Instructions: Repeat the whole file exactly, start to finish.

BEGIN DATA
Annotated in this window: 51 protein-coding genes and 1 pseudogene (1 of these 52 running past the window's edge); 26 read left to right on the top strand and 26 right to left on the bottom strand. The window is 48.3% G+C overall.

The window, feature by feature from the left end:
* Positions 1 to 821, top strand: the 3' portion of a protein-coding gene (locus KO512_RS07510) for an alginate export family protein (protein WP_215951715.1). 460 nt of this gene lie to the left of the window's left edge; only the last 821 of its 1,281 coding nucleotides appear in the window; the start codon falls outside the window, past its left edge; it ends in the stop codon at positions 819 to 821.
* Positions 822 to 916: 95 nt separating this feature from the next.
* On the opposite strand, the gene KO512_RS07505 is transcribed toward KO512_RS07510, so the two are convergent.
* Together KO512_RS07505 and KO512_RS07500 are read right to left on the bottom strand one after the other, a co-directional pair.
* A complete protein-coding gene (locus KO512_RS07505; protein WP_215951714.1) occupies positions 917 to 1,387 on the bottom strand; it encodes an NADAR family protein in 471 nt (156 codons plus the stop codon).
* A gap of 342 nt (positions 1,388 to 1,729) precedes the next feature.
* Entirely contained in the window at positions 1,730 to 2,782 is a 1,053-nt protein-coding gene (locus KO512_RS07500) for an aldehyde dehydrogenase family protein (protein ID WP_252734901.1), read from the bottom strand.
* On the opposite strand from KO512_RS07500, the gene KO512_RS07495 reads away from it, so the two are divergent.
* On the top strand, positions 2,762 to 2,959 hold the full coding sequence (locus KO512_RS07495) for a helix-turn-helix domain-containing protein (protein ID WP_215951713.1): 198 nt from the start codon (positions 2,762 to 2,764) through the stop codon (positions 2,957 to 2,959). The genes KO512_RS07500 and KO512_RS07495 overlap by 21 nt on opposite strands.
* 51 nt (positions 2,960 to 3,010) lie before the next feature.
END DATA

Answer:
Annotated in this window: 51 protein-coding genes and 1 pseudogene (1 of these 52 running past the window's edge); 26 read left to right on the top strand and 26 right to left on the bottom strand. The window is 48.3% G+C overall.

The window, feature by feature from the left end:
* Positions 1 to 821, top strand: the 3' portion of a protein-coding gene (locus KO512_RS07510) for an alginate export family protein (protein WP_215951715.1). 460 nt of this gene lie to the left of the window's left edge; only the last 821 of its 1,281 coding nucleotides appear in the window; the start codon falls outside the window, past its left edge; it ends in the stop codon at positions 819 to 821.
* Positions 822 to 916: 95 nt separating this feature from the next.
* On the opposite strand, the gene KO512_RS07505 is transcribed toward KO512_RS07510, so the two are convergent.
* Together KO512_RS07505 and KO512_RS07500 are read right to left on the bottom strand one after the other, a co-directional pair.
* A complete protein-coding gene (locus KO512_RS07505; protein WP_215951714.1) occupies positions 917 to 1,387 on the bottom strand; it encodes an NADAR family protein in 471 nt (156 codons plus the stop codon).
* A gap of 342 nt (positions 1,388 to 1,729) precedes the next feature.
* Entirely contained in the window at positions 1,730 to 2,782 is a 1,053-nt protein-coding gene (locus KO512_RS07500) for an aldehyde dehydrogenase family protein (protein ID WP_252734901.1), read from the bottom strand.
* On the opposite strand from KO512_RS07500, the gene KO512_RS07495 reads away from it, so the two are divergent.
* On the top strand, positions 2,762 to 2,959 hold the full coding sequence (locus KO512_RS07495) for a helix-turn-helix domain-containing protein (protein ID WP_215951713.1): 198 nt from the start codon (positions 2,762 to 2,764) through the stop codon (positions 2,957 to 2,959). The genes KO512_RS07500 and KO512_RS07495 overlap by 21 nt on opposite strands.
* 51 nt (positions 2,960 to 3,010) lie before the next feature.